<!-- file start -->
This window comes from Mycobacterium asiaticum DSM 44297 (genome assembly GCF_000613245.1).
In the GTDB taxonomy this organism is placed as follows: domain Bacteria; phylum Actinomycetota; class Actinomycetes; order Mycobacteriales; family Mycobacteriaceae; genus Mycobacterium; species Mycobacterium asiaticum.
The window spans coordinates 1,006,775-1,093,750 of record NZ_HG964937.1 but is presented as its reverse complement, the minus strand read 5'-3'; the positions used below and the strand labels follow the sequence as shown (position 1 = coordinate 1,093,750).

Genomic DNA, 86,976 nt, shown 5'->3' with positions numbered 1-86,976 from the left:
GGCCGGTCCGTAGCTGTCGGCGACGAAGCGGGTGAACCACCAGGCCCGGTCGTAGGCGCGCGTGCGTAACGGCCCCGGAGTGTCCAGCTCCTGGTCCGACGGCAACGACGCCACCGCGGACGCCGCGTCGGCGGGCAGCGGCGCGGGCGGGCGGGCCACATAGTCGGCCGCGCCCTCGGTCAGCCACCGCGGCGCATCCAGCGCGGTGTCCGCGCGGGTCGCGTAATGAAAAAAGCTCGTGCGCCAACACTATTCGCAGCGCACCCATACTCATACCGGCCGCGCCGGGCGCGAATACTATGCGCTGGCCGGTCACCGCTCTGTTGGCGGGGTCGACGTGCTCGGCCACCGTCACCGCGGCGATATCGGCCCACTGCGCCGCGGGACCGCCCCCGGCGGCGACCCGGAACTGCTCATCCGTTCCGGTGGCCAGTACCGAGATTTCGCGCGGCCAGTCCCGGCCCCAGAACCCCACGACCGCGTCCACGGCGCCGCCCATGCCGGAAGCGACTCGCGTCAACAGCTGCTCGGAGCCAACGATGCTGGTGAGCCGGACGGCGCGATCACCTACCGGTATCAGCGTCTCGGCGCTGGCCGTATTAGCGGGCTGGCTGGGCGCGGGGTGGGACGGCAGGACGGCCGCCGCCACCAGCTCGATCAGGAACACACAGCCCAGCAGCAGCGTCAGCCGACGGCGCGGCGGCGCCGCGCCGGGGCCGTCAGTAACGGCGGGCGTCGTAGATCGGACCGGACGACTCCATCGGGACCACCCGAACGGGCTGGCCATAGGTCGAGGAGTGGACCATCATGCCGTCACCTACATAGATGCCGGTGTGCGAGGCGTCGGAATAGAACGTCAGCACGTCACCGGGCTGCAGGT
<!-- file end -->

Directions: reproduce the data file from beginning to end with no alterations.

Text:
This window comes from Mycobacterium asiaticum DSM 44297 (genome assembly GCF_000613245.1).
In the GTDB taxonomy this organism is placed as follows: domain Bacteria; phylum Actinomycetota; class Actinomycetes; order Mycobacteriales; family Mycobacteriaceae; genus Mycobacterium; species Mycobacterium asiaticum.
The window spans coordinates 1,006,775-1,093,750 of record NZ_HG964937.1 but is presented as its reverse complement, the minus strand read 5'-3'; the positions used below and the strand labels follow the sequence as shown (position 1 = coordinate 1,093,750).

Genomic DNA, 86,976 nt, shown 5'->3' with positions numbered 1-86,976 from the left:
GGCCGGTCCGTAGCTGTCGGCGACGAAGCGGGTGAACCACCAGGCCCGGTCGTAGGCGCGCGTGCGTAACGGCCCCGGAGTGTCCAGCTCCTGGTCCGACGGCAACGACGCCACCGCGGACGCCGCGTCGGCGGGCAGCGGCGCGGGCGGGCGGGCCACATAGTCGGCCGCGCCCTCGGTCAGCCACCGCGGCGCATCCAGCGCGGTGTCCGCGCGGGTCGCGTAATGAAAAAAGCTCGTGCGCCAACACTATTCGCAGCGCACCCATACTCATACCGGCCGCGCCGGGCGCGAATACTATGCGCTGGCCGGTCACCGCTCTGTTGGCGGGGTCGACGTGCTCGGCCACCGTCACCGCGGCGATATCGGCCCACTGCGCCGCGGGACCGCCCCCGGCGGCGACCCGGAACTGCTCATCCGTTCCGGTGGCCAGTACCGAGATTTCGCGCGGCCAGTCCCGGCCCCAGAACCCCACGACCGCGTCCACGGCGCCGCCCATGCCGGAAGCGACTCGCGTCAACAGCTGCTCGGAGCCAACGATGCTGGTGAGCCGGACGGCGCGATCACCTACCGGTATCAGCGTCTCGGCGCTGGCCGTATTAGCGGGCTGGCTGGGCGCGGGGTGGGACGGCAGGACGGCCGCCGCCACCAGCTCGATCAGGAACACACAGCCCAGCAGCAGCGTCAGCCGACGGCGCGGCGGCGCCGCGCCGGGGCCGTCAGTAACGGCGGGCGTCGTAGATCGGACCGGACGACTCCATCGGGACCACCCGAACGGGCTGGCCATAGGTCGAGGAGTGGACCATCATGCCGTCACCTACATAGATGCCGGTGTGCGAGGCGTCGGAATAGAACGTCAGCACGTCACCGGGCTGCAGGT